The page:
Design Activism: Observing 2020
“If your actions are not ongoing. They are performative; they are not a practice” Annika Hansteen-Izora, Creative Director of Design and UI at Somewhere Good
It has been two months since the death of George Floyd, and the social movement, known as Black Lives Matter, has regained a sense of heightened popularity as a result of this infamous horrific incident. I am White/Asian, and I’ve had conflicting feelings about whether it would be appropriate for me to speak about Black oppression because of how personal the subject is and because of my background. It almost feels selfish to share my sympathy publicly because I’ve done nothing in the past to help the cause. The little knowledge I possess on systemic racism contributes to the bigger problem, which is a privilege I’m ashamed of. The sudden pressure I feel to express my stance is obviously manifesting in many others as I see people sharing their thoughts on social media, but sympathy is not what is needed right now. With COVID-19 still a threat in today’s environment, people are finding different ways to show up, support, and be activists. Naturally, as a designer, I follow a lot of other designers and I’ve taken notice of the approaches of creative practices in protests and resistances developed by said artists and designers, protest groups, social movements and the general public. People have started posting black squares for #blackouttuesday, publicly stating their ally-ship, and sharing information they wouldn’t usually share relating to the movement.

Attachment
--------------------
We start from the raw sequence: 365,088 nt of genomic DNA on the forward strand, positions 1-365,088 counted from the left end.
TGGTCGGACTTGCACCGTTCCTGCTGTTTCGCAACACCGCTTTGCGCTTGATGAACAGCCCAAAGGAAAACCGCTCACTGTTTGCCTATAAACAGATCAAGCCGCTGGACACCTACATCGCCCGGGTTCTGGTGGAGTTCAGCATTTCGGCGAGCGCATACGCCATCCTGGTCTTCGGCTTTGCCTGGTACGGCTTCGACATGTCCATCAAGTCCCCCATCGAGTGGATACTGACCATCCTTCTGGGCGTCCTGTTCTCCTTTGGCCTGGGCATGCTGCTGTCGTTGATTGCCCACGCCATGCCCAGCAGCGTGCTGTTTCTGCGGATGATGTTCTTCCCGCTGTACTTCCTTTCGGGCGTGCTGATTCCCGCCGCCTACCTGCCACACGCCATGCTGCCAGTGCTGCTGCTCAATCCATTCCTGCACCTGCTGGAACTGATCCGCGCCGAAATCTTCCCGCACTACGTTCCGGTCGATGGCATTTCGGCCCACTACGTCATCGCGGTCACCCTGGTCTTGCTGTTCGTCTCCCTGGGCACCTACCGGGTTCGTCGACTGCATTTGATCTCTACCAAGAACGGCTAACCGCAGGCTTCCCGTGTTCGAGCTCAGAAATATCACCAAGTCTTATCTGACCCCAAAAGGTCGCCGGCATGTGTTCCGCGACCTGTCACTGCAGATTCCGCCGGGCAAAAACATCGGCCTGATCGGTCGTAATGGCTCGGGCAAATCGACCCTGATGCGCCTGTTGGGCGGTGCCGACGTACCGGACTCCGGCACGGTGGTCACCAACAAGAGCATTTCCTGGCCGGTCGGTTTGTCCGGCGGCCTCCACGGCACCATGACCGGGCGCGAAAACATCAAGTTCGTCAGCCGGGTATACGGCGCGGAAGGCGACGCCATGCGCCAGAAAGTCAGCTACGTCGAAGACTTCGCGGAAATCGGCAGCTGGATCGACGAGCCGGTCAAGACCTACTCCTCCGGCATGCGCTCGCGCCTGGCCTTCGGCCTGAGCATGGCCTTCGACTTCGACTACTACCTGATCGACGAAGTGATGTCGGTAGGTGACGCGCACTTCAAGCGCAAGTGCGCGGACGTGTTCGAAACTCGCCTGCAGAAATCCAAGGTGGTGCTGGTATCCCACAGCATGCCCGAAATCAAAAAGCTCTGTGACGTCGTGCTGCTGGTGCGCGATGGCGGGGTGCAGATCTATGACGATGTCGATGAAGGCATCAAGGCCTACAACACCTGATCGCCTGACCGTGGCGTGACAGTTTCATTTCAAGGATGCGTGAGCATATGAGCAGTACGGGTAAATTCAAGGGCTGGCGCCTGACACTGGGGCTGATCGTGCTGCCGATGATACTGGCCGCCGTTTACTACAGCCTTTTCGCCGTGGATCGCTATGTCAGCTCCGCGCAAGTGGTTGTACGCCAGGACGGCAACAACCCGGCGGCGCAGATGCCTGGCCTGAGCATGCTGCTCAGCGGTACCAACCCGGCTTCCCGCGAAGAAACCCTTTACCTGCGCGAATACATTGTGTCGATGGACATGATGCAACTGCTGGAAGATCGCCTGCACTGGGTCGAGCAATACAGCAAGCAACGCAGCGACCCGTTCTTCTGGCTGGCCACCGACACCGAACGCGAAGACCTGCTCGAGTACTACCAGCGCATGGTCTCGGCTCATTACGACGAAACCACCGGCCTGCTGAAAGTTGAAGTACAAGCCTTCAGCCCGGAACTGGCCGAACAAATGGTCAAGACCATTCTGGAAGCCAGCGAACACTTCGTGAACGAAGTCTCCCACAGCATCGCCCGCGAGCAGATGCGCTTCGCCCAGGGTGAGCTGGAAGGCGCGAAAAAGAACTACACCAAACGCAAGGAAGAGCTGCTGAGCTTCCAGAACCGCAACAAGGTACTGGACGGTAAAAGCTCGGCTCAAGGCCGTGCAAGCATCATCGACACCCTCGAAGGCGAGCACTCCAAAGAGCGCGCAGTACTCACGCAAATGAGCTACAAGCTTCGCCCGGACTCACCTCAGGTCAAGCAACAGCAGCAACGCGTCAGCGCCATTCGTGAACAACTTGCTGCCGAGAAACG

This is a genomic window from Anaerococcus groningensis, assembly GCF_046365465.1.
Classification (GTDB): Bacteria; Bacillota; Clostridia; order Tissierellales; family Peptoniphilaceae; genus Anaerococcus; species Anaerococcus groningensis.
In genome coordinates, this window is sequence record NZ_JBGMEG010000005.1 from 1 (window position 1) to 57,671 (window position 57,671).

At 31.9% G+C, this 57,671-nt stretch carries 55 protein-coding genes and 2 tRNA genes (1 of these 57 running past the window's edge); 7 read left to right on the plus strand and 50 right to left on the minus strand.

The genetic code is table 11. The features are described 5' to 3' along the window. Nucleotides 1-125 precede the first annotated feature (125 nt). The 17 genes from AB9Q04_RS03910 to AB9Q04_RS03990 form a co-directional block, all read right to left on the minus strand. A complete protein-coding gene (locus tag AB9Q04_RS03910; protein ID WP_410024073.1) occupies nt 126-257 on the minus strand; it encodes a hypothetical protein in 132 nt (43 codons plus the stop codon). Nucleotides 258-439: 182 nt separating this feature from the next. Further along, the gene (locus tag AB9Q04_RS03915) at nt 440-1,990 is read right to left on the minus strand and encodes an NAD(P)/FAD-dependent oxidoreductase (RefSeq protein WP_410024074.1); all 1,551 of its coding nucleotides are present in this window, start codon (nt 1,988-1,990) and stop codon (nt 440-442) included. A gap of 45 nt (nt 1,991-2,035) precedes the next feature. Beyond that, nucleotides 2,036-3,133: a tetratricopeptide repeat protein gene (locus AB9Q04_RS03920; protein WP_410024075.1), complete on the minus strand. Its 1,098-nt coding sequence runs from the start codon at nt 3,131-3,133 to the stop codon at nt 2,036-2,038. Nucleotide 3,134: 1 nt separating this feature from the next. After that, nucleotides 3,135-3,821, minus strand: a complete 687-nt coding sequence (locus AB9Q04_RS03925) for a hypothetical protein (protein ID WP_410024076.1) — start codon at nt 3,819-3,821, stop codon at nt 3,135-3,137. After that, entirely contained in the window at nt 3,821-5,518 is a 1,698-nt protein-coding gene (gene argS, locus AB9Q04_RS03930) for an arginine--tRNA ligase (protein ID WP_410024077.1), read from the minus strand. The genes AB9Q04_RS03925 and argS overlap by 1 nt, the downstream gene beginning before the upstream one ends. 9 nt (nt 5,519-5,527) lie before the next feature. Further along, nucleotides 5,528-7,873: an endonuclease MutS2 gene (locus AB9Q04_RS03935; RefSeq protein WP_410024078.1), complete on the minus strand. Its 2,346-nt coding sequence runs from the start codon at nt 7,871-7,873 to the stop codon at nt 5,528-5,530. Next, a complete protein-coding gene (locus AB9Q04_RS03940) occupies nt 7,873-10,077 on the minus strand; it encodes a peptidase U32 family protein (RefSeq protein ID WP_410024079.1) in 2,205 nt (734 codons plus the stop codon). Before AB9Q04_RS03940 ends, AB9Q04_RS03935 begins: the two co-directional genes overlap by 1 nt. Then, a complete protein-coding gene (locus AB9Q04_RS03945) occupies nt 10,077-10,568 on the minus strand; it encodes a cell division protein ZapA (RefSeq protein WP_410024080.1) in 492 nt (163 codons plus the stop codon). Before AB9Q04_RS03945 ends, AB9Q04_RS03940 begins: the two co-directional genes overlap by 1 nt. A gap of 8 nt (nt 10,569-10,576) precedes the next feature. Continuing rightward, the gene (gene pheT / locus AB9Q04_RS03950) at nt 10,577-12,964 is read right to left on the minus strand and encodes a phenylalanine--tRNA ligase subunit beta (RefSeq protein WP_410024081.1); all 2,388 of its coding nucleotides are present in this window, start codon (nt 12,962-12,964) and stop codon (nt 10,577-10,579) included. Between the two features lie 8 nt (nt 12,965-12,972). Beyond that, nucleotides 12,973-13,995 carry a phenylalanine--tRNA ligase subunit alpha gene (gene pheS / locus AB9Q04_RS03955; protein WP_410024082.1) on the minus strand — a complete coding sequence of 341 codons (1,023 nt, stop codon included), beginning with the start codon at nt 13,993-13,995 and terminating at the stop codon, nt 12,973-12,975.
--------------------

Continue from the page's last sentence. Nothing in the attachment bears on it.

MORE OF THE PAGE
On Tuesday the 2nd of June, individual solid black squares flooded Instagram with the caption #blackouttuesday. There was no public holiday so I was confused at first but assumed it had something to do with the Black Lives Matter movement. After reading through some comments, I began to grasp the concept and posted a black square myself using the same caption. I thought maybe this was one way I could show that I care. The user @wonkity simplifies this in their comment, pictured on the right. Two women, Brianna Agyemang and Jamila Thomas, created the initiative with a motive to promote ‘thoughtful and productive conversations about how to support the black community moving forward.’ The user @wonkity also elaborates that although some people may not agree with this preformative ally-ship, this individual’s choice to show support should not be chastised as the initiative was created and supported by Black women. Graphic design is often criticised for encouraging clicktivism or slacktivism but @wonkity highlights the need to consider the other actions being taken by individuals. A post that appears to fall into the slacktivism category may in fact be an effective way to draw attention to good work being done and the desire to encourage other people to join in that work. This was something that resonated with me as it became clear that the discussion around showing support was more nuanced than, ‘Is the black square slacktivism or not?’. In reality, the truth lies in the motivation of the individual poster and the other actions they are taking to progress the cause. We also saw flaws in this initiative when people started to include #blacklivesmatter in their caption. It became counterproductive as it clogged up vital information normally shared using this hashtag. We then saw people actively combing through these posts and leaving comments urging people to remove this hashtag so that people looking can easily access information about the movement again. It highlighted the dangers of online initiatives because as the creators of the graphic images said in an interview with Billboard.